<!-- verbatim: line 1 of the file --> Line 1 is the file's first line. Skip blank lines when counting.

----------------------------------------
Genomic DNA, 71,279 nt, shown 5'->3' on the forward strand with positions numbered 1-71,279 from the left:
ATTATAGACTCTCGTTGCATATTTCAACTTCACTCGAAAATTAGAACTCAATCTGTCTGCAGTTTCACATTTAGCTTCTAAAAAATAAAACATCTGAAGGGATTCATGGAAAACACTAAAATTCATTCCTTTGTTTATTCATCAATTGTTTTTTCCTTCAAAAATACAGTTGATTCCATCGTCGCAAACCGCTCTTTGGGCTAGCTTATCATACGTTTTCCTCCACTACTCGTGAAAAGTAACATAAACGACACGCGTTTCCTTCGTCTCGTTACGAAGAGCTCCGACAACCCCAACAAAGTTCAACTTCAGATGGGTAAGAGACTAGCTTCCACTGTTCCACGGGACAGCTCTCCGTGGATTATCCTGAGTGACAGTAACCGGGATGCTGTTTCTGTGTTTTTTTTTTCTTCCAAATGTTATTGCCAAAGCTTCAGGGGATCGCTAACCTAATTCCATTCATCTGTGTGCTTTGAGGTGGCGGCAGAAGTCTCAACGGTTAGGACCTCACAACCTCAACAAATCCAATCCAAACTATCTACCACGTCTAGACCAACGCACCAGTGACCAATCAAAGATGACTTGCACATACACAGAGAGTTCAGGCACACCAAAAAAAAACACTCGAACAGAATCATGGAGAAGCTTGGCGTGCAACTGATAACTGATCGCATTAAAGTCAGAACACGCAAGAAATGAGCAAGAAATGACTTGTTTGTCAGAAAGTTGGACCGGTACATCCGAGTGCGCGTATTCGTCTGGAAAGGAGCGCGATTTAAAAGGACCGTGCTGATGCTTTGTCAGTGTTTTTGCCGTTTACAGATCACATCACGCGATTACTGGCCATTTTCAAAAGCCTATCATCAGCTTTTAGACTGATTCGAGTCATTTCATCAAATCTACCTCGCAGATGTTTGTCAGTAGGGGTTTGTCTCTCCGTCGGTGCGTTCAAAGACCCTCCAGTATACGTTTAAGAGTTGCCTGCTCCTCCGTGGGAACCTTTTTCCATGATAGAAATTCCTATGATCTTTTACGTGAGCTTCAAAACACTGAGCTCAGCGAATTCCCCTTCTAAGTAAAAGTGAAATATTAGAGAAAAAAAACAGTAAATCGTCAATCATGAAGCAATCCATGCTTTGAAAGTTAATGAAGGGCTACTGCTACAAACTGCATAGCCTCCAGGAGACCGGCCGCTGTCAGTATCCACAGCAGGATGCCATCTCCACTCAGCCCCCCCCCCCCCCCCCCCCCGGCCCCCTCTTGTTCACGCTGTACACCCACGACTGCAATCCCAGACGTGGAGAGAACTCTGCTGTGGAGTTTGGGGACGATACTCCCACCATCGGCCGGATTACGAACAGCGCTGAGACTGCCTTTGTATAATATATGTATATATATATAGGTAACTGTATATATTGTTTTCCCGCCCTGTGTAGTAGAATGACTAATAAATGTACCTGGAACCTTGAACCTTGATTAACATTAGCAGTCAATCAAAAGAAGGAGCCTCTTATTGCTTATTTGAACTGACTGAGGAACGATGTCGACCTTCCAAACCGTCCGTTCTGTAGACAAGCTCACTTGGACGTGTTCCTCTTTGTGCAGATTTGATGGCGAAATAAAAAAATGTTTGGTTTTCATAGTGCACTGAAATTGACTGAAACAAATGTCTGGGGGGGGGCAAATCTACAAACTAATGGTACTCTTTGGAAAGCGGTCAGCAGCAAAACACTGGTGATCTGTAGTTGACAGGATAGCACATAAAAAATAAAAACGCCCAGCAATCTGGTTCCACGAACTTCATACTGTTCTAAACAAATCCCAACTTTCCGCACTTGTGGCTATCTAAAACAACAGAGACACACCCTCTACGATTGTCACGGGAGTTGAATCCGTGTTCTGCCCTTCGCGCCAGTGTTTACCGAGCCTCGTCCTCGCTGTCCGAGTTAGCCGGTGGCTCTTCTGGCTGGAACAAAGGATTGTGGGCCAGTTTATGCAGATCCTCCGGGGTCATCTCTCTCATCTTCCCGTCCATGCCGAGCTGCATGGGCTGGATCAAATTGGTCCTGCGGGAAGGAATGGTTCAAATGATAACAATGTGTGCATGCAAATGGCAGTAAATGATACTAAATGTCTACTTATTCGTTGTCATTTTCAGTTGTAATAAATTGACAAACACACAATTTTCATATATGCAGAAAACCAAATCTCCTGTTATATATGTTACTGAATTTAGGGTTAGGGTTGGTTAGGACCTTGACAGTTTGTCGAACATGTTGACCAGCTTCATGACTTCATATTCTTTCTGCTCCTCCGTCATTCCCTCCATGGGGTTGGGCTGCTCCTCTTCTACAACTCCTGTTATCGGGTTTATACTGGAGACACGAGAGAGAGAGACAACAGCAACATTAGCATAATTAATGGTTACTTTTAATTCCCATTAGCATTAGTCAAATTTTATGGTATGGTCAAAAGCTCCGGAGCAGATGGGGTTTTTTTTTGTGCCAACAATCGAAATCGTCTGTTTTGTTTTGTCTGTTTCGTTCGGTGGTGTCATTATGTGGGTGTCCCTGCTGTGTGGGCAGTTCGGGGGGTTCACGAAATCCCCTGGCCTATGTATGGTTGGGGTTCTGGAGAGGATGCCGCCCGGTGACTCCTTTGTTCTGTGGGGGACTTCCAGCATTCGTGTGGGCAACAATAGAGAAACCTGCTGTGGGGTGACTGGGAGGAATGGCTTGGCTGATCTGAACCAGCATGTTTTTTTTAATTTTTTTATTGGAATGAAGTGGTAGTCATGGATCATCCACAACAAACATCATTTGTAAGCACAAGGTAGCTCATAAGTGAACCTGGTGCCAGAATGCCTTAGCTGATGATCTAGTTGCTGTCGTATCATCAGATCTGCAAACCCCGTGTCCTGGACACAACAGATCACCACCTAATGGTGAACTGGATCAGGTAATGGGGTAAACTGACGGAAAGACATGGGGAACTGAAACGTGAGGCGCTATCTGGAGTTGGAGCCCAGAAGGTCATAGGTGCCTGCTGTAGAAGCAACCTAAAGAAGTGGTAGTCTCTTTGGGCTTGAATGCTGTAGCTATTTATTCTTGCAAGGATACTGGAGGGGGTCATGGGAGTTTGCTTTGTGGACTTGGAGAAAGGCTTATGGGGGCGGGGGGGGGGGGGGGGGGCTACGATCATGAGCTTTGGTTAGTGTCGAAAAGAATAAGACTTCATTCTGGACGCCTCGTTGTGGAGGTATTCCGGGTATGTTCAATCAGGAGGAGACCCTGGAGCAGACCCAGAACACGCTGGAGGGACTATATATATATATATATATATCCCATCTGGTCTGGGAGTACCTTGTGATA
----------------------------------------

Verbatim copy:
Genomic DNA, 71,279 nt, shown 5'->3' on the forward strand with positions numbered 1-71,279 from the left: